SUN Hockey Pool

Edmonton will win

TERRY JONES -- Edmonton Sun

, Last Updated: 8:04 AM ET

"I'm just a little disappointed that it went this far to play poker and to have someone call your bluff." - Matthew Barnaby, Chicago Blackhawks.

The giant game of chicken came down to two last runs across the road. And Bob Goodenow got hit by a truck yesterday coming and going. First it was in the form of a "Dear Bob" letter from Gary Bettman and then a rejection of his "Dear Gary" letter back.

Goodenow thus appears to have lost one of the biggest bets in the history of pro sport.

The NHLPA boss gambled that, in the end, the National Hockey League owners, like almost all owners in the history of pro sports, would capitulate in the final hours and do a face-saving deal.

WHAT THEY'D NEVER DO

On the last day before the dropdead day, after losing 834 of 1,230 games, the NHLPA shocked its players by doing what they told them they'd never do - agree to a salary cap.

It was a salary cap at $52 million US - one which would have put the Edmonton Oilers out of business - mind you.

For a few hours yesterday - for the first time since we all saw The War of 2004 coming, the two sides were finally talking the same language. But Bettman called Goodenow's bet. The result is an almost rude, take-it-or-leave-it letter which will go down in infamy.

The full letter can be read elsewhere on these pages. But the words which will become a part of hockey history are these:

"This is not an offer to begin negotiations - it's too late for that.

"We have no more flexibility and there is no time for further negotiation.

"I know, as you do, that the 'deal' we can make will only get worse for the players if we cancel the season - whatever damage we have suffered to date will pale in comparison to the damage from a cancelled season and we will certainly not be able to afford what is presently on the table."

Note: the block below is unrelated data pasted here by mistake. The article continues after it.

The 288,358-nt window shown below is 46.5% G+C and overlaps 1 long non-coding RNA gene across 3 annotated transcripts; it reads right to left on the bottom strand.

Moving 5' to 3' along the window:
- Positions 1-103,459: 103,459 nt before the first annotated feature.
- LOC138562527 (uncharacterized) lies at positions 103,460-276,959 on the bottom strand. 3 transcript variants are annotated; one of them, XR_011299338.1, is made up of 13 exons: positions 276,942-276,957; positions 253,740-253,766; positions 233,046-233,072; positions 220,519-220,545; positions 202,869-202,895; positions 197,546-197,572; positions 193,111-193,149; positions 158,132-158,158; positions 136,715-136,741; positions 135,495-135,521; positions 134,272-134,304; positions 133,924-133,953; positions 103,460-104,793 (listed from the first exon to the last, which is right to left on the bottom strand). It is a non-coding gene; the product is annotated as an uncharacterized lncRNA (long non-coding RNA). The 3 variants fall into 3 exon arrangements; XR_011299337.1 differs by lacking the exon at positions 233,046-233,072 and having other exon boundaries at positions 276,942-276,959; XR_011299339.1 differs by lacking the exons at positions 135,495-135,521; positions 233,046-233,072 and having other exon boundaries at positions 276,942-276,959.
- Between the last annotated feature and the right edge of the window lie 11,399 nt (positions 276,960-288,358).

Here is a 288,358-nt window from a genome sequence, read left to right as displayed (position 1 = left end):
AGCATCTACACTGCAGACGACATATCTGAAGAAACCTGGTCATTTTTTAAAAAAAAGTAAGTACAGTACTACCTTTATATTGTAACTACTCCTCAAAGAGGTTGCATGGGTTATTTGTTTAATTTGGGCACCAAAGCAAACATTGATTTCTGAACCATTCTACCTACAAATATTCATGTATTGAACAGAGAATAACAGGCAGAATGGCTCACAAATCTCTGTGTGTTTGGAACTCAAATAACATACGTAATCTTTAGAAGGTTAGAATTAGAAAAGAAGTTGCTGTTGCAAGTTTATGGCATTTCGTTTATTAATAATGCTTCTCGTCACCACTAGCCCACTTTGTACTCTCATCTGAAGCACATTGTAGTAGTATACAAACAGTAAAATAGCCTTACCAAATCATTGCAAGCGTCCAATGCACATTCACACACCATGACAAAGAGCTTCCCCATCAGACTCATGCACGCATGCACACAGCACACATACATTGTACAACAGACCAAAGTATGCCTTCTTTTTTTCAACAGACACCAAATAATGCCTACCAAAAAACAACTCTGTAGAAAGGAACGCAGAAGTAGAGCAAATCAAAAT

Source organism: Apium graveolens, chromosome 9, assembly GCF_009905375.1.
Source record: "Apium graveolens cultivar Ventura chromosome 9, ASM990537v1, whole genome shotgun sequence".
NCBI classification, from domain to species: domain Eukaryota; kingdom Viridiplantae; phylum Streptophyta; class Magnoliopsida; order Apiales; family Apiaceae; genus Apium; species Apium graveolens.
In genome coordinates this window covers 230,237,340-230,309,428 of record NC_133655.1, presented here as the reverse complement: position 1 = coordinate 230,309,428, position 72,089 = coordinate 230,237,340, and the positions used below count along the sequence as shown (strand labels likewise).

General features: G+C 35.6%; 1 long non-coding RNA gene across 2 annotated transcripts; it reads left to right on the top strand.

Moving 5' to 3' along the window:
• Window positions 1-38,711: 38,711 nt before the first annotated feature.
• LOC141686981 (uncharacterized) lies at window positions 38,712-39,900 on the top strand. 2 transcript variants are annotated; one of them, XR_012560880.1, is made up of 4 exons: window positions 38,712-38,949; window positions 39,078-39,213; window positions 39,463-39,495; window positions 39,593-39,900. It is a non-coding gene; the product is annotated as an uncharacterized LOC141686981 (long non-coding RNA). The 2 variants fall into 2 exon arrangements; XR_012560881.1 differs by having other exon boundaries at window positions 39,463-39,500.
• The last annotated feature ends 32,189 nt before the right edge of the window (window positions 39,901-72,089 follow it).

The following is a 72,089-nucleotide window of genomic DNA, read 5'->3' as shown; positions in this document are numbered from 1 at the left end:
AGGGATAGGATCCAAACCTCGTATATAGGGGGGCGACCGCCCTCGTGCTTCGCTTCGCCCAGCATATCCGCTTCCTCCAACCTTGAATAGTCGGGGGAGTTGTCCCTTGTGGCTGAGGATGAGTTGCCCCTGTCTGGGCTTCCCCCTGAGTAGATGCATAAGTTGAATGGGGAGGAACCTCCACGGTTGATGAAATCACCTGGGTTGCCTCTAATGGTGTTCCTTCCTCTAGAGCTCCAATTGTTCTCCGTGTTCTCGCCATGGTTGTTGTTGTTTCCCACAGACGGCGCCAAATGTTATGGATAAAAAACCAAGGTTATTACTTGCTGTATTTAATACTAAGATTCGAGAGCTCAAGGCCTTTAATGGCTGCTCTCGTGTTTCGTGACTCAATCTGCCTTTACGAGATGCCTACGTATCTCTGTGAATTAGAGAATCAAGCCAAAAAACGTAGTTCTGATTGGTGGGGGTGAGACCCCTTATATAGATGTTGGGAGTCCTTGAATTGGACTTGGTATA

With that, Bettman said take it or leave it - a $42.7-million US salary cap.

"If this offer is acceptable, please let me know by 11 a.m. tomorrow, in advance of my scheduled press conference. Hopefully, the press conference will not be necessary."

Goodenow countered the final offer by dropping down to $49 million for a cap. Bettman said no again.

"If every team spent to the $49 million level, total compensation would exceed what we spent last season and our compensation should exceed what we spent last season and exceed 75% of revenues. We can't afford that."

It's not over until it's over, but if you're a fan in the heartland of hockey, you have to believe Edmonton will now win.

What most fans here have been able to keep in mind during this entire lockout is that this has been very much about them.

When this is over and the players realize to the extent they bet the farm and lost, then you have a chance for an NHL that might be worth watching again.

These are players who grew up in this game believing in an entitlement that is beyond belief to most fans, especially in the area which produces so many of them.

They haven't understood why the fans, from beginning to end in this one, could be against them.

They didn't believe, probably because of their huge victory in the last collective bargaining agreement and the way the owners had made them rich in the seasons which followed, that it could possibly turn out this way.

But it has. The players have lost this and lost it big.

The owners are admittedly the ones most responsible for putting the game in this state in the first place. They're also the ones who had to legislate against their own stupidity at the final hour by giving Bettman his "eight men out" deal where all it took was eight owners to veto a deal.

SAYING YES TO THAT

But they did it. They said "NO!"

And in Edmonton, it says here, you have to be saying "Yes!" to that.

Whether Goodenow takes it or leaves it, you'll have a league where a team which fills an area and squeezes every cent there is to squeeze out of their fans, can keep its talent and compete.

Bettman probably won't, in many markets, be painted as a winner when the NHL commissioner makes the official announcement at a press conference in New York today that his league has become the first in pro sport to wipe out an entire season. But he wins here. Hockey will now win here.

When this all began, I wrote that it would be two Christmases before they played another NHL game.

But now that the players know what happened to them and where they're really at here, I suddenly have hope for hockey next October. In the end, I believe this will now be a season worth losing.


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